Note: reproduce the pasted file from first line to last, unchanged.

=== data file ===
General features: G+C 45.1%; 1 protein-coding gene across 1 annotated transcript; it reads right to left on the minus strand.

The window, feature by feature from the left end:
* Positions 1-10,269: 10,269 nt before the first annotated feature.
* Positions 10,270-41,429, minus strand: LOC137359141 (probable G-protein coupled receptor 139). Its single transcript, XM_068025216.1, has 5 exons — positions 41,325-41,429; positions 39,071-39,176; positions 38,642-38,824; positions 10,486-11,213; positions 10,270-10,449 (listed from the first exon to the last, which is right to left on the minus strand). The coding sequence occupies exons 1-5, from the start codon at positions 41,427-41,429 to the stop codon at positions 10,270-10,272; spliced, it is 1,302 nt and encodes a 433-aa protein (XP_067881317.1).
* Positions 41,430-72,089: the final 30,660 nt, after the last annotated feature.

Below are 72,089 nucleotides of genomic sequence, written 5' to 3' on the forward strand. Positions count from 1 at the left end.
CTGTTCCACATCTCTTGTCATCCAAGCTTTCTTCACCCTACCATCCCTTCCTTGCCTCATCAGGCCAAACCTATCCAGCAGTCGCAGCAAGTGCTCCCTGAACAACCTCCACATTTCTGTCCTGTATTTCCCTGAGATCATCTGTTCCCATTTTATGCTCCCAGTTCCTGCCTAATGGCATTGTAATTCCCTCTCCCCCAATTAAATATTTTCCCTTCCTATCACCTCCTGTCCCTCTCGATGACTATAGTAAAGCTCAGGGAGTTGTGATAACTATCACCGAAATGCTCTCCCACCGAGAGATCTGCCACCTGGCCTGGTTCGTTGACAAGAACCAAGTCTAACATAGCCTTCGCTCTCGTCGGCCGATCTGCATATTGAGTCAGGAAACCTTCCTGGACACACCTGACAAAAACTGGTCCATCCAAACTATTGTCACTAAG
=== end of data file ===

General features: G+C 45.1%; 1 protein-coding gene across 1 annotated transcript; it reads right to left on the minus strand.

The window, feature by feature from the left end:
* Positions 1-10,269: 10,269 nt before the first annotated feature.
* Positions 10,270-41,429, minus strand: LOC137359141 (probable G-protein coupled receptor 139). Its single transcript, XM_068025216.1, has 5 exons — positions 41,325-41,429; positions 39,071-39,176; positions 38,642-38,824; positions 10,486-11,213; positions 10,270-10,449 (listed from the first exon to the last, which is right to left on the minus strand). The coding sequence occupies exons 1-5, from the start codon at positions 41,427-41,429 to the stop codon at positions 10,270-10,272; spliced, it is 1,302 nt and encodes a 433-aa protein (XP_067881317.1).
* Positions 41,430-72,089: the final 30,660 nt, after the last annotated feature.

Below are 72,089 nucleotides of genomic sequence, written 5' to 3' on the forward strand. Positions count from 1 at the left end.
CTGTTCCACATCTCTTGTCATCCAAGCTTTCTTCACCCTACCATCCCTTCCTTGCCTCATCAGGCCAAACCTATCCAGCAGTCGCAGCAAGTGCTCCCTGAACAACCTCCACATTTCTGTCCTGTATTTCCCTGAGATCATCTGTTCCCATTTTATGCTCCCAGTTCCTGCCTAATGGCATTGTAATTCCCTCTCCCCCAATTAAATATTTTCCCTTCCTATCACCTCCTGTCCCTCTCGATGACTATAGTAAAGCTCAGGGAGTTGTGATAACTATCACCGAAATGCTCTCCCACCGAGAGATCTGCCACCTGGCCTGGTTCGTTGACAAGAACCAAGTCTAACATAGCCTTCGCTCTCGTCGGCCGATCTGCATATTGAGTCAGGAAACCTTCCTGGACACACCTGACAAAAACTGGTCCATCCAAACTATTGTCACTAAG